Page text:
The updated guidelines are based on the results of six large trials looking at whether taking an aromatase inhibitor for more than 5 years offered additional benefits. The studies found that extended aromatase inhibitor treatment didn’t seem to improve overall survival, but it did significantly reduce the risk of breast cancer recurrence and the risk of breast cancer developing in the opposite breast.
For postmenopausal women diagnosed with early-stage, hormone-receptor-positive breast cancer, the updated guidelines say:
- Many women diagnosed with node-negative disease may be good candidates for 10 years of treatment with an aromatase inhibitor after breast cancer surgery. Still, since the recurrence risk for node-negative disease is generally lower than the recurrence risk for node-positive disease, the benefits will likely be smaller for this group of women. Women with node-negative disease with a low risk of recurrence should not routinely be offered extended hormonal therapy.
- Women diagnosed with node-positive disease should be offered extended aromatase inhibitor treatment after breast cancer surgery, for up to a total of 10 years of aromatase inhibitor treatment.
- Women who receive extended hormonal therapy treatment after surgery should received no more than 10 years of hormonal therapy treatment.
- A woman’s risk of a new, second breast cancer and her risk of breast cancer in the opposite breast should be factors in deciding whether a woman receives extended hormonal therapy treatment.
- Ten years of hormonal therapy comes with risks and side effects, as well as benefits. Women and their doctors should weigh these risks against the benefits when making decisions about extended hormonal therapy treatment.
Weighing the risks and benefits of extended hormonal therapy treatment
As the guidelines say, both tamoxifen and aromatase inhibitors can cause side effects. Tamoxifen may cause hot flashes and increase the risk of blood clots and stroke. Aromatase inhibitors may cause muscle and joint aches and pains, as well as hot flashes. Less common but more severe side effects of aromatase inhibitors are heart problems, osteoporosis, and broken bones. Still, the benefits of taking hormonal therapy for 10 years outweigh the risks for many women.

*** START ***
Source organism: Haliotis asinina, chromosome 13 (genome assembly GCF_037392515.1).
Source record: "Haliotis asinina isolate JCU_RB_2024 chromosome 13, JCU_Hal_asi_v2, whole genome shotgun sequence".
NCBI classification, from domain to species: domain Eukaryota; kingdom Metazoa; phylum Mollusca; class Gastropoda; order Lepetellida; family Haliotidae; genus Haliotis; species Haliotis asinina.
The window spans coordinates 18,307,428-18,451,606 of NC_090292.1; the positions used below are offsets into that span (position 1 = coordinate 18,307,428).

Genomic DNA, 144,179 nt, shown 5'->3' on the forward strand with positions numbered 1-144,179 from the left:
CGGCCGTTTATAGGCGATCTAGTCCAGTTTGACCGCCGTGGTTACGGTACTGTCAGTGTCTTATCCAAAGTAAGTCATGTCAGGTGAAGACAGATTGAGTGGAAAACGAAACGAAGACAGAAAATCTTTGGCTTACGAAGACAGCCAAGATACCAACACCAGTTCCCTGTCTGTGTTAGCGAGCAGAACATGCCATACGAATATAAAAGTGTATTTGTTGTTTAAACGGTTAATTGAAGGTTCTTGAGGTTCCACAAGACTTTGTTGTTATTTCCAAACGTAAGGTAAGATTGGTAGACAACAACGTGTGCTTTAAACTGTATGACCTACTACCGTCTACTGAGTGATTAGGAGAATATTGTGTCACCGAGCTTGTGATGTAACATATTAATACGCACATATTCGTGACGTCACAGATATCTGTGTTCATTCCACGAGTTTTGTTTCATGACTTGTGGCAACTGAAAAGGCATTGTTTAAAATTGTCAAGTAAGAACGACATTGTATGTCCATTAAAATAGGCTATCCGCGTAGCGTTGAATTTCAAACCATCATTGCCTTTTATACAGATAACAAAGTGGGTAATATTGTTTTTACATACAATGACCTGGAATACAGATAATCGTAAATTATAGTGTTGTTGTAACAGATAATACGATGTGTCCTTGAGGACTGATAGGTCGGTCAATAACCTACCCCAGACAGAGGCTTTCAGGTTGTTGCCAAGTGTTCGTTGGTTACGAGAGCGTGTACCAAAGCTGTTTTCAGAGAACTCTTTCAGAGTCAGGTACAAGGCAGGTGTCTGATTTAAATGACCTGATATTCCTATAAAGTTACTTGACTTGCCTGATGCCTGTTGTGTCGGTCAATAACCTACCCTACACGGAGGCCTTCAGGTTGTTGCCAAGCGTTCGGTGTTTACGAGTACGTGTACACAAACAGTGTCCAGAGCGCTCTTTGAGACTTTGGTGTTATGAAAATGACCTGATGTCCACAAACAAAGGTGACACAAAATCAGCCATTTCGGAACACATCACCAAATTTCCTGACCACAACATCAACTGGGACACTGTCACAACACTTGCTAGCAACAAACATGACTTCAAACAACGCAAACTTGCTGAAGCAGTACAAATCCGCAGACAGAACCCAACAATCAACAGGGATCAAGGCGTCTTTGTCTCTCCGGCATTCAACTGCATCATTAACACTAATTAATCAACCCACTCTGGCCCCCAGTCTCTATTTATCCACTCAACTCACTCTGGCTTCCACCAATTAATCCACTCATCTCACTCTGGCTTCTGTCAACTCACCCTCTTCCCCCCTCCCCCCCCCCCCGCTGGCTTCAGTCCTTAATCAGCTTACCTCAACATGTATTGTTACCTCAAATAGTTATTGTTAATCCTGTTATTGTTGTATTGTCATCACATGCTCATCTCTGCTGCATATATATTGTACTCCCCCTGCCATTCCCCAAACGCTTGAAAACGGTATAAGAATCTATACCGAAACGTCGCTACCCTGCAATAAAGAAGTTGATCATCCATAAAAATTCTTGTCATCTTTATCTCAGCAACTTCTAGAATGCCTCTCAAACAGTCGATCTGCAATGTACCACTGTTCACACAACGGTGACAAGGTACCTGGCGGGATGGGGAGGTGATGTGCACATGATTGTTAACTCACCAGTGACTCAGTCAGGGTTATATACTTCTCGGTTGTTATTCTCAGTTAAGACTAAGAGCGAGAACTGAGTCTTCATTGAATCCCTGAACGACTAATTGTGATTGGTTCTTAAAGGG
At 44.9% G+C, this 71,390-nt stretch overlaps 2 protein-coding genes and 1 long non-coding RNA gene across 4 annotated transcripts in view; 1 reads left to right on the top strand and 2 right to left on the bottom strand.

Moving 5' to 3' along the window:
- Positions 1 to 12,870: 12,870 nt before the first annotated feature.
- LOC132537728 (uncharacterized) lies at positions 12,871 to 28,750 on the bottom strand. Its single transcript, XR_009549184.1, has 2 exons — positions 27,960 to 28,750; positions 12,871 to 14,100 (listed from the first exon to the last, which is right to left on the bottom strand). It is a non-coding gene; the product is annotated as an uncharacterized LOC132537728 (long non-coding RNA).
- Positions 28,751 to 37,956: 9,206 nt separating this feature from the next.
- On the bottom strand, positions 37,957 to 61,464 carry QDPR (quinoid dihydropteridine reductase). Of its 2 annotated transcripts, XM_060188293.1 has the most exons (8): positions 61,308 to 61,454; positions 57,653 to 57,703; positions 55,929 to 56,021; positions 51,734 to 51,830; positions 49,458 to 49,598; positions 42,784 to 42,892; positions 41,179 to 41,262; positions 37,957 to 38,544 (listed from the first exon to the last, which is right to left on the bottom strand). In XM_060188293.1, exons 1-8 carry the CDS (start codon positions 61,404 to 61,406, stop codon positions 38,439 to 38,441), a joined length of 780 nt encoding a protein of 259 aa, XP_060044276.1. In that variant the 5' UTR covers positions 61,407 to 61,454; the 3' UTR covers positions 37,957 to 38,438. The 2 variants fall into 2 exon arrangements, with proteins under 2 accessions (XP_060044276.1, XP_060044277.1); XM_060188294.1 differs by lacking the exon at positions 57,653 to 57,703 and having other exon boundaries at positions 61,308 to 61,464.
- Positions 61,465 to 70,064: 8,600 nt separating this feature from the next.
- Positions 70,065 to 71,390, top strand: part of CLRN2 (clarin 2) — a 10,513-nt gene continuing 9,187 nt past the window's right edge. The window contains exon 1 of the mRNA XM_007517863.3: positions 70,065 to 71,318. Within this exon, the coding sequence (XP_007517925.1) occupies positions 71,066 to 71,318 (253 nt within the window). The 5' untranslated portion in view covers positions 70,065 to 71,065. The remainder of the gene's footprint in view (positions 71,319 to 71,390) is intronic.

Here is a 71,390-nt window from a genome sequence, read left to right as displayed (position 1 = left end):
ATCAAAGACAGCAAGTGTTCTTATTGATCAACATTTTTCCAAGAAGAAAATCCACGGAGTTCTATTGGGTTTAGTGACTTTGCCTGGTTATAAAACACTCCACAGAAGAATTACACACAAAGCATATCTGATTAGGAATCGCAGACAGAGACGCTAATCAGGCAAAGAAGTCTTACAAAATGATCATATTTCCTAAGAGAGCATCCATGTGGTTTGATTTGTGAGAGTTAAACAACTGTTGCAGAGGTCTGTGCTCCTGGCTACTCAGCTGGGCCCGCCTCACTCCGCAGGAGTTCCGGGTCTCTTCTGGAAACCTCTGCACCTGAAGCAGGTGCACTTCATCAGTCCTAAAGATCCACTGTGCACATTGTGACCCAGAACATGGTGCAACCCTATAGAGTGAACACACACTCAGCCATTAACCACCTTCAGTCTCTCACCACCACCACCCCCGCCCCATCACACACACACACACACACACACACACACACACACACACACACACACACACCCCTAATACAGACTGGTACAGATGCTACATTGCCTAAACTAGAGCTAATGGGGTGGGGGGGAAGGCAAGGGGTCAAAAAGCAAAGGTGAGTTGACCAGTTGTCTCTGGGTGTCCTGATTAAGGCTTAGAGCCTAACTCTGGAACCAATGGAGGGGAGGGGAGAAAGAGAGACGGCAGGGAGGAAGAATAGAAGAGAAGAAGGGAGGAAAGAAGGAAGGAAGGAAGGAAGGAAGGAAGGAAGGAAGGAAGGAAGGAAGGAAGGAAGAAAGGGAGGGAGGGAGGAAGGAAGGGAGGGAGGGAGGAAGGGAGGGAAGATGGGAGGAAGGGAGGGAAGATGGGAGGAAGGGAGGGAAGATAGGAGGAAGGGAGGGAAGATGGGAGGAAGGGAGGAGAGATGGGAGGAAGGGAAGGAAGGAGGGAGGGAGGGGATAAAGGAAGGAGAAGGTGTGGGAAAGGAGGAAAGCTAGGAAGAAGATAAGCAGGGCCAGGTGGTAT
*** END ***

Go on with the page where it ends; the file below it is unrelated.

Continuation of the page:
If you’ve been diagnosed with early-stage, hormone-receptor-positive breast cancer, it’s likely that you will take some type of hormonal therapy medicine for up to 10 years. If your doctor doesn’t recommend extended hormonal therapy treatment for you, it’s a good idea to ask why. Together, you can decide on a treatment plan that’s best for you.
Visit the Breastcancer.org Hormonal Therapy pages for more information.
It’s also important to talk to your doctor if you’re having troublesome side effects from your hormonal therapy medicine. There are ways to manage these side effects, including acupuncture and exercise. You also may be able to switch to a different hormonal therapy.
For more information, visit the Breastcancer.org pages on Staying on Track With Treatment.
To talk with others about your experiences with hormonal therapy, visit the Breastcancer.org Discussion Board forum Hormonal Therapy - Before, During, and After.
Written by: Jamie DePolo, senior editor
Reviewed by: Brian Wojciechowski, M.D., medical adviser
Can we help guide you?
Create a profile for better recommendations
Breast self-exam, or regularly examining your breasts on your own, can be an important way to...
Tamoxifen (Brand Names: Nolvadex, Soltamox)
Tamoxifen is the oldest and most-prescribed selective estrogen receptor modulator (SERM)....
What Is Breast Implant Illness?
Breast implant illness (BII) is a term that some women and doctors use to refer to a wide range...